Biological diversity or biodiversity is the term given to the variety of life on Earth and the natural patterns it forms. The biodiversity we see today is the fruit of billions of years of evolution, shaped by natural processes and increasingly, by the influence of humans. It forms the web of life of which we are an integral part and upon which we so fully depend. It is the combination of life forms and their interactions with each other and with the rest of the environment that has made earth a uniquely habitable place for humans. Biodiversity provides a large number of goods and services that sustain our lives.The rich tapestry of life on our planet is the outcome of over 3.5 billion years of evolutionary history. It has been shaped by forces such as changes in the planets crust, ice ages, fire, and interaction among species. It is increasingly being altered by humans. We have reshaped our landscapes on an ever-larger and lasting scale.
Our personal health and, the health of our economy and human society, depends on the continuous supply of various ecological services that would be extremely costly or impossible to replace. These natural services are so varied as to almost infinite. The loss of biodiversity often reduces the productivity of ecosystems, there by shrinking nature’s basket of goods and services, from which we constantly draw. It destabilizes ecosystems, and weakens their ability to deal with natural disasters.
What we have experienced during implementation of our UNDP-GEF-SGP supported project on ‘land and water management leading towards biodiversity conservation’ is that any biodiversity conservation practices designed without participation of local people is useless as this will not produce any fruitful results in the long run and in the same time huge amount of public money will go in to drain which in otherwise are immense benefit to the cause of well being of the earth. People should be the policy makers of their villages from planning to execution stage if we are really serious to save the Gandhi’s dream of the village republic.
To build capacities of project target groups and develop favourable attitude among the project population as well as increase the involvement of the members of community based organisations (CBOs) exposure visit was organised. Exposure visit was took place to leading NGOs of the south Rajsthan as Foundation for Ecological Security (FES), Bhilwara; Bhartiya Agro Industries Foundation (BAIF), Bhilwara; Indian Farm Forestry Development Cooperatives (IFFDC), Pratapgarh; Jagran Jan Vikas Samiti (JJVS), Udaipur; Ankur Sansthan, Jhadol and Jan Chetna Sansthan, Jhadol. People have learned from these organisations are conservation of the water resources, pasture land development, Joint Forest Management (JFM), watershed activities, construction of small check dams, conservation of medicinal plants, function of Self Help Groups (SHGs), commercial sustainable agriculture, artificial insemination of animals by community participation and with low cost technology. This has increased awareness, comprehension, skill and ensured involvement and participation of various stakeholders.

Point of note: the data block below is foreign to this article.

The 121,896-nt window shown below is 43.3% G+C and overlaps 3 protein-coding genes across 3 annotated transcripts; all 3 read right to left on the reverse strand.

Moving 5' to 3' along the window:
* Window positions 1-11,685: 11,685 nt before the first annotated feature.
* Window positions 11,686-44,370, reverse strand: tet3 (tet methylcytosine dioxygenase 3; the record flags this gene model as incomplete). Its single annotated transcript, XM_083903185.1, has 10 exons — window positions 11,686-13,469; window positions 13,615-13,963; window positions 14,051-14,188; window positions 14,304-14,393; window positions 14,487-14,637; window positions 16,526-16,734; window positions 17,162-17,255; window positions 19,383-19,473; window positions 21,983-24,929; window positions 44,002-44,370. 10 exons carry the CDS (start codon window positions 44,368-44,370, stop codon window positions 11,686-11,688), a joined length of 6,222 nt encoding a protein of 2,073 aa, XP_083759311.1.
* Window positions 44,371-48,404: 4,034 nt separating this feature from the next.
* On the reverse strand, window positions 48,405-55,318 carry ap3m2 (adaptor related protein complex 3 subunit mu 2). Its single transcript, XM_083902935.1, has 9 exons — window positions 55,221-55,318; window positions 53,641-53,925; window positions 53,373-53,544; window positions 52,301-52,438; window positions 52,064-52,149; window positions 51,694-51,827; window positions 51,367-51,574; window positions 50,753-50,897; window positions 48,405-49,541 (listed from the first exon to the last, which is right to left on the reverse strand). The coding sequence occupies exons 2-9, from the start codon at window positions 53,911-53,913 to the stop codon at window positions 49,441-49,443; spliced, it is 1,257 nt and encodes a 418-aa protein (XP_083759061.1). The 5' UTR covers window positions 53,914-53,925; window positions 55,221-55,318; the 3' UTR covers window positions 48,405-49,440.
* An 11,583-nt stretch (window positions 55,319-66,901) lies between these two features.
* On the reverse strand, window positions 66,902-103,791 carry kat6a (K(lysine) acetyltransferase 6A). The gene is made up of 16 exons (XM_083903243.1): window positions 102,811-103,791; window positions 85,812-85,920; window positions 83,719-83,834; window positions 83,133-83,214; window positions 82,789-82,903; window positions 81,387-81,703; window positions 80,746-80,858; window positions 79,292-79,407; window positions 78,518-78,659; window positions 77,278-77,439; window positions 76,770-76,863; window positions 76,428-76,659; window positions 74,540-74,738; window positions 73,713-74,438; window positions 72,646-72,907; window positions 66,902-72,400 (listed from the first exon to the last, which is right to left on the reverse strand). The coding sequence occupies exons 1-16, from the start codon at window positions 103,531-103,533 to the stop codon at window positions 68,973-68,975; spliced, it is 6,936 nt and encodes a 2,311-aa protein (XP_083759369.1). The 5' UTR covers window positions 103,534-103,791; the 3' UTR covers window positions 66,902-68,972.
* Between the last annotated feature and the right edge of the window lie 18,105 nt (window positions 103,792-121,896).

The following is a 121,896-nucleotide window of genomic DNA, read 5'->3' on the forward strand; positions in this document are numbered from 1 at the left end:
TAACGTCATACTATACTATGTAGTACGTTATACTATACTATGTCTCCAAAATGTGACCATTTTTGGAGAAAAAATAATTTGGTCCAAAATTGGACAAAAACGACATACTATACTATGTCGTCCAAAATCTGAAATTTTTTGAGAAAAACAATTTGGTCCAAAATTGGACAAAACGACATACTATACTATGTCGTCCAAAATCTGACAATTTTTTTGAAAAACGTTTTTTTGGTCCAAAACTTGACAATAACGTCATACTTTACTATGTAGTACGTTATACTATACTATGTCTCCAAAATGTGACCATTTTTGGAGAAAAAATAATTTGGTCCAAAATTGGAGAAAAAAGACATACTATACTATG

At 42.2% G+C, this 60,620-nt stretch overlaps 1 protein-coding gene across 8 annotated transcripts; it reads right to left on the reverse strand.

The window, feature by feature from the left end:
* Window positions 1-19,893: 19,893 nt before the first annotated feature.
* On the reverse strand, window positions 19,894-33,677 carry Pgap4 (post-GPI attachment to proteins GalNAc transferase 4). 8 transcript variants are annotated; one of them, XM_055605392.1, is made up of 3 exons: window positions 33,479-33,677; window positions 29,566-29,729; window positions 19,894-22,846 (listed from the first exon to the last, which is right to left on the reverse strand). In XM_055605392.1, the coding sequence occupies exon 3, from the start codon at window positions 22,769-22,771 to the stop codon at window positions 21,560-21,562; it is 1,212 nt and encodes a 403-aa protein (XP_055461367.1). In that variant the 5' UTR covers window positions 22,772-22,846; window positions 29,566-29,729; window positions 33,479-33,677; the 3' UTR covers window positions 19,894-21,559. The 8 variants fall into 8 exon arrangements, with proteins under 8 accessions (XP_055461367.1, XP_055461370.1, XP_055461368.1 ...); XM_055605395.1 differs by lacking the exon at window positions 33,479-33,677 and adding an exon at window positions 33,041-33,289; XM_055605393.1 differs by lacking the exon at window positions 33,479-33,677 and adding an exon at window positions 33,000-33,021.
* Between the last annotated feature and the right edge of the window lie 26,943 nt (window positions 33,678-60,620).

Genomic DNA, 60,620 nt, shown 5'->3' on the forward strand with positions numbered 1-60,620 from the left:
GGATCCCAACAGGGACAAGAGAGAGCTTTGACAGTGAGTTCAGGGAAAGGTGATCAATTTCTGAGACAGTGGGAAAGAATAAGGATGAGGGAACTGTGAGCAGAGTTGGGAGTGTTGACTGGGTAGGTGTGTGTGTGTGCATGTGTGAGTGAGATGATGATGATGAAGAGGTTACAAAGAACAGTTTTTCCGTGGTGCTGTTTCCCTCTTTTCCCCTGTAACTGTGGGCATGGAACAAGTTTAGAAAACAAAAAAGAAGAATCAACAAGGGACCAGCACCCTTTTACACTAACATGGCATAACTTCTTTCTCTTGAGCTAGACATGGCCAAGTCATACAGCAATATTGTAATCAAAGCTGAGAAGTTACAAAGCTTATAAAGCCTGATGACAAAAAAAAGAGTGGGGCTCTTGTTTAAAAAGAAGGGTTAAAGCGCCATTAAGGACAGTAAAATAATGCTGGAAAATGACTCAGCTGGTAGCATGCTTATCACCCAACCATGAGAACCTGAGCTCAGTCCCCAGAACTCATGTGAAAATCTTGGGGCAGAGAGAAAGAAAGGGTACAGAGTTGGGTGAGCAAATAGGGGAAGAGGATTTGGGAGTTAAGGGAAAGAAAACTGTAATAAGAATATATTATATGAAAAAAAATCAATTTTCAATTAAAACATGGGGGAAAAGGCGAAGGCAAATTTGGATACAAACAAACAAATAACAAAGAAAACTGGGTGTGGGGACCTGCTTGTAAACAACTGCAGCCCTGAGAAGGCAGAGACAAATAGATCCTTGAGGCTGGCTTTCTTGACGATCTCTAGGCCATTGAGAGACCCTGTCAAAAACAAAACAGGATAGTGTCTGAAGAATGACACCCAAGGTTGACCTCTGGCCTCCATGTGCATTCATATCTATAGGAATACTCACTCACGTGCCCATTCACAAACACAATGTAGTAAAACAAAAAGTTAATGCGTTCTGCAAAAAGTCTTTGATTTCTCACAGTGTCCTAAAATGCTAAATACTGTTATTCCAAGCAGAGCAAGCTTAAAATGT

A contemplation campaign was organised in the village with the objective to focus on the impact of loss of biodiversity and degradation of land as well as water resources. During contemplation campaign a cultural programme, a television show and a camp was organised. The purpose of cultural programme was wider awareness generation and sensitisation of the project population for biodiversity conservation issues from live dramas played by local folklore’s and collection of people’s contribution for ‘Village Development Fund (Gram Vikas Kosh). People participated in a Kisan Mela organised by Krishi Vigyan Kendra, Chittorgarh in a near by village Onkhaliya, where they installed a camp for dissemination of practices which promotes biodiversity conservation through paintings sketched by children’s and CUTS publications. The event was organised on 16th October celebrated as world food day. Farmers of the project area collected information about innovative techniques of the agriculture best suited to their needs in severe drought condition. Farmers participated in a quiz competition about right agriculture methods and women and children have participated in Rangoli, painting and essay writing competitions. The theme was for all competitions were environment conservation.
Training on ‘Water resources development’:
Mukesh Kumar Gupta from CUTS, Chittorgarh participated in the national training programme on ‘Water resources development’ at N M Sadguru Water and Development Foundation, Dahod, Gujrat. Among others, the training sessions focussed on, fundamental water resources concepts, surface water hydrology, planning and design of water harvesting structures, soil and watershed development programme, lift irrigation scheme, construction management of water resources project, artificial recharge and rain water harvesting system etc. project staff had also visited the field areas of the Sadguru Foundation for getting practical exposure.
Traditional Practices and Indigenous Knowledge
Sirwa’s request for promotion of water conservation: There are few people in the village who detects ground water in somewhat manner called sirwa’s (traditional local jankars). Village people take their services when they want to dig tubewell for irrigation purposes. Now he admitted that the groundwater is lowered down significantly in the village. The trend of tubewells started mainly for opium cultivation. Opium is the main cash crop of the region and requires a lot of water in regular intervals, impoverished the groundwater of the village. We took one village sirwa, Balu Singh to the exposure visit where he learned the practices of the ground water recharging. After returning to the village he urged all the people of the village to not follow the blind trend of digging continuous tubewells, in stead if we recharge our water bodies with construction of appropriate water harvesting structures with good vegetation, will ensure continue supply of ground water for all purposes. He also told villagers that this is economically more viable as this recharge aquifers continuously and ensure sustainability. In this way the old defunct tubewells will also set to start function properly.